The Frank branding exercise are intended to create the illusion of this credible, trustworthy and balanced information source. And certainly some call handlers at the Helpline work towards these standards where they can.

But, cynically, having created the illusion of Frank, the Home Office seeks to impart partial truths and untruths about drugs and bolster their credibility by putting Frank’s name on it.

This is a short-sighted approach and hugely damaging. Because as people become aware that the Frank adverts are simply the Home Office dressing up the Government’s messages in yoof clothes, why should anyone trust the Helpline? And if trust in the helpline is diminished, where can young people get this independent and impartial information?

Trust – in organisations like Release (for example) was cultivated over a number of years through action and words. Frank has attempted to nurture the same sort of trust in a fraction of the time through branding and image management.

Having done so, the Home Office seeks to use this trust to promote anti-drug messages, under the guise of the ersatz-honesty of Frank.

Trust in services should be developed over time, through a framework that ensures integrity, accuracy and independence. Trust cannot and should not be manufactured by marketing consultants. Frank hasn’t earned out trust, and doesn’t have these hallmarks to ensure that further pronouncements reach the high standards of accuracy and impartiality we so badly need.

KFx: October 2007

03 October 2007

War Amongst the Angels: How Caroline Coon's attack on Release is ill-judged and ill timed

Caroline Coon launched a wordy and savage attack on Release, through the medium of her website. Entitled "the Plight of Release" she lays in to the organisation that she cofounded, describing it as "irrelevant," and accusing it of simply being an aspect of the "prohibition industry" She argues that the organisation should either close or substantially restructure to become viable and relevant.

Having worked for Release and having had contact with Caroline in the past, I certainly can't claim to be objective. But Coon's diatribe is ill-judged and had the potential to be hugely damaging.

Release was co-founded by Caroline Coon, but she has had little engagment with the organisation over the past couple of decades. It seems strange that she should choose to break her silence now, and in such a public and damaging way. Over the past forty years the organisation has had to evolve and change. It ceased to be a collective, had to fight harder for funding, needed to ensure that it operated within the contraints of charitable law.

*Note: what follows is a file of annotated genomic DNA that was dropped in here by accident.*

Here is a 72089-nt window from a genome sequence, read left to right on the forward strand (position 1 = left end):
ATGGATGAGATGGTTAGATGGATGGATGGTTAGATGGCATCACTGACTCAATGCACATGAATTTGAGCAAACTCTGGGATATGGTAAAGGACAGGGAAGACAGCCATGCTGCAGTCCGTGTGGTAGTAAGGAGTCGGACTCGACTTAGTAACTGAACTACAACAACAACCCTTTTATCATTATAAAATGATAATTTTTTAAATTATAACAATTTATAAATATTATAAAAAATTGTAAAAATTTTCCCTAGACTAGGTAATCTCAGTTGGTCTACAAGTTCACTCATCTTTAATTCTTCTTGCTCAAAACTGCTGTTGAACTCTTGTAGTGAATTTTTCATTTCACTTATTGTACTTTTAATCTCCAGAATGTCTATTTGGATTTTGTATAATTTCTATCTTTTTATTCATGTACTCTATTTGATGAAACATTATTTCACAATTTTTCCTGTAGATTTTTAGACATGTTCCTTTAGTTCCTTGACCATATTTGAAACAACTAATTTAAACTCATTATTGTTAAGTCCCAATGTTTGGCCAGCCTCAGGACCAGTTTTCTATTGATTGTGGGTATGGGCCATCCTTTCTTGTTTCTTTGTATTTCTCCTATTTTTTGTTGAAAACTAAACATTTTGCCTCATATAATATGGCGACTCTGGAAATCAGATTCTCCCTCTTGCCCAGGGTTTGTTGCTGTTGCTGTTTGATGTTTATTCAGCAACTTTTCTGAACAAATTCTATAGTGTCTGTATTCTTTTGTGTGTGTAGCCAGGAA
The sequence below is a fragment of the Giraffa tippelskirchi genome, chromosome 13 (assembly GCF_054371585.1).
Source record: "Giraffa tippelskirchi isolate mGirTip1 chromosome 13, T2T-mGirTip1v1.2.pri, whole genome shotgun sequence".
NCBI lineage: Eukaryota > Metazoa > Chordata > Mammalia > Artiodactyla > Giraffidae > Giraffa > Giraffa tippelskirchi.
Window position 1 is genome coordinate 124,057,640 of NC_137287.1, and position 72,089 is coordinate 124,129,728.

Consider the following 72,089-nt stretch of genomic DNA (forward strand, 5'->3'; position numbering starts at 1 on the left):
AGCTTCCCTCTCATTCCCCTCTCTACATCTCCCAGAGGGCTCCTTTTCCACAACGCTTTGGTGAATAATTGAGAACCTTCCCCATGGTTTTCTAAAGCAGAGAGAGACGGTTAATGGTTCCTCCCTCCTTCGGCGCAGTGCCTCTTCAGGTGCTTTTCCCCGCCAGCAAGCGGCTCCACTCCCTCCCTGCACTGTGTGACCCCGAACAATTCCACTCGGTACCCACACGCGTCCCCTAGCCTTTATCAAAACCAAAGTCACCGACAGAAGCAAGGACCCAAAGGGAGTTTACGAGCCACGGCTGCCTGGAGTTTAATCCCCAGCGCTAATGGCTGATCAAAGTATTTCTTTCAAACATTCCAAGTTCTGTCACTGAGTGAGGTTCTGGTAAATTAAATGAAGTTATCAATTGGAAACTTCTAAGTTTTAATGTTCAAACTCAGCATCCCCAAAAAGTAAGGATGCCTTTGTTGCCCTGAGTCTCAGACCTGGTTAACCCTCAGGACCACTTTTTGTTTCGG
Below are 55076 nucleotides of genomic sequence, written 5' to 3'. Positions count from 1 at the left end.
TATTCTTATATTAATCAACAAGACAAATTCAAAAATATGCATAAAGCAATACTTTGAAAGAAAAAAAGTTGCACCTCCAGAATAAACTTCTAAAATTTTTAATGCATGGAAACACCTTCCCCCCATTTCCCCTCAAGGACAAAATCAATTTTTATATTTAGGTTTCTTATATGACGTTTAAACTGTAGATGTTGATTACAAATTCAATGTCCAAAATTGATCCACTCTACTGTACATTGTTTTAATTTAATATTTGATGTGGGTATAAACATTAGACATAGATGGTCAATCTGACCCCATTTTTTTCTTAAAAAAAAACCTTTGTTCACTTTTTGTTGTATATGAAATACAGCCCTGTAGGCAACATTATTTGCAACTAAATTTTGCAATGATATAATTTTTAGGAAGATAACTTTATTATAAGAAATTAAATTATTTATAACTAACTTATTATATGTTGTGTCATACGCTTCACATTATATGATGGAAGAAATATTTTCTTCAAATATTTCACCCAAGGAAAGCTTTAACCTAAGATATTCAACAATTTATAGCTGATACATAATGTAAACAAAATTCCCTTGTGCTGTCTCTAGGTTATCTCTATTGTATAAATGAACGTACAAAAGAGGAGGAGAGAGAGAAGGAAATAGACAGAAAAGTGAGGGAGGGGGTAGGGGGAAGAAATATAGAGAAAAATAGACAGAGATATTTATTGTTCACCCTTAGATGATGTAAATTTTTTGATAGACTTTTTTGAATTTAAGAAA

Coon rails at the "ludicrously unambitious Directors" but her bile would have been better directed at previous Trustees, who undermined and hounded out former Director Mike Goodman, obstructed and hampered the refocussing of the organisation and, without discussion with existing staff imposed the ill-fated "Forward Thinking on Drugs" project on the organisation. Coon's opinion was that these Trustees operated with "wise discernment in the interests of the organisation." Nothing at this point could have been further from the truth.

Release is increasingly operating in a hostile environment, with Government policy moving further and further away from any revision to the drugs legislation. Funding of helplines has been focussed on Frank, which has become less independent and more a voice of Government strategy.

Revision and lobbying on drugs law has become equally competitive. There has been a recent proliferation of bodies lobbying for change. Whilst one would hope that this proliferation would result in more widespread and unified lobbying on legal change this has not happened. Instead, different fiefdoms, keen to garner profile and support, choose not to cooperate and stress difference from their peers, rather than working together. Release has suffered badly within this increasingly crowded field.

But (and this is the is a big but) Release is undoubtedly one of the "good guys." Profile may have dropped, it may not shout as loudly as it once did. But that is no reason to spuriously accuse it of being part of Prohibition industry. Such an accusation is deeply offensive, especially given the history of Release staffers such as Sebastian Saville and Gary Sutton.

Something has prompted Coon to think that Release should now be taken down. Perhaps it stems from conversations with Release staff. maybe she has been the subject of external pressure. Possibly, she thinks she is doing the best thing. She is not stupid. She may think that her contribution could be a needed kick up the behind. She should also be aware that it could be the knife in the back. If she is indeed trying to kill off the organisation that she co-founded, then she does the field a huge disservice.